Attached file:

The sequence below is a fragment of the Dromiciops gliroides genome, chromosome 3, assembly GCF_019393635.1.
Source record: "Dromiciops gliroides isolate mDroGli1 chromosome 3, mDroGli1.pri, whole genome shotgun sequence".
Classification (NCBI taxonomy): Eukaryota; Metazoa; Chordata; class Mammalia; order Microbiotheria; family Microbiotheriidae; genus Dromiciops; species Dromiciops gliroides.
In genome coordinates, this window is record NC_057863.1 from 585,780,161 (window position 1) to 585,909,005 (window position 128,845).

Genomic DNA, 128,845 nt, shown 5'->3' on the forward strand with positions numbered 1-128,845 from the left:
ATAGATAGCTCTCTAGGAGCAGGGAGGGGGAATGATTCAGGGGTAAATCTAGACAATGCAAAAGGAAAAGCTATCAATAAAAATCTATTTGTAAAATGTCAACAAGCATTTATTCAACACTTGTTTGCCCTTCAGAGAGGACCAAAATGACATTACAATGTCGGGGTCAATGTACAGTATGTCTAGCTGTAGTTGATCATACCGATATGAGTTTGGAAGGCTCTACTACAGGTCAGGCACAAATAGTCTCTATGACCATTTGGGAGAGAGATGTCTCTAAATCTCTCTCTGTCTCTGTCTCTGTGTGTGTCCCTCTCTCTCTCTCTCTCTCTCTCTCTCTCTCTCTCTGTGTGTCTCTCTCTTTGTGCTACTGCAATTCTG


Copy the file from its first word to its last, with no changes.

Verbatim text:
The sequence below is a fragment of the Dromiciops gliroides genome, chromosome 3, assembly GCF_019393635.1.
Source record: "Dromiciops gliroides isolate mDroGli1 chromosome 3, mDroGli1.pri, whole genome shotgun sequence".
Classification (NCBI taxonomy): Eukaryota; Metazoa; Chordata; class Mammalia; order Microbiotheria; family Microbiotheriidae; genus Dromiciops; species Dromiciops gliroides.
In genome coordinates, this window is record NC_057863.1 from 585,780,161 (window position 1) to 585,909,005 (window position 128,845).

Genomic DNA, 128,845 nt, shown 5'->3' on the forward strand with positions numbered 1-128,845 from the left:
ATAGATAGCTCTCTAGGAGCAGGGAGGGGGAATGATTCAGGGGTAAATCTAGACAATGCAAAAGGAAAAGCTATCAATAAAAATCTATTTGTAAAATGTCAACAAGCATTTATTCAACACTTGTTTGCCCTTCAGAGAGGACCAAAATGACATTACAATGTCGGGGTCAATGTACAGTATGTCTAGCTGTAGTTGATCATACCGATATGAGTTTGGAAGGCTCTACTACAGGTCAGGCACAAATAGTCTCTATGACCATTTGGGAGAGAGATGTCTCTAAATCTCTCTCTGTCTCTGTCTCTGTGTGTGTCCCTCTCTCTCTCTCTCTCTCTCTCTCTCTCTCTCTCTGTGTGTCTCTCTCTTTGTGCTACTGCAATTCTG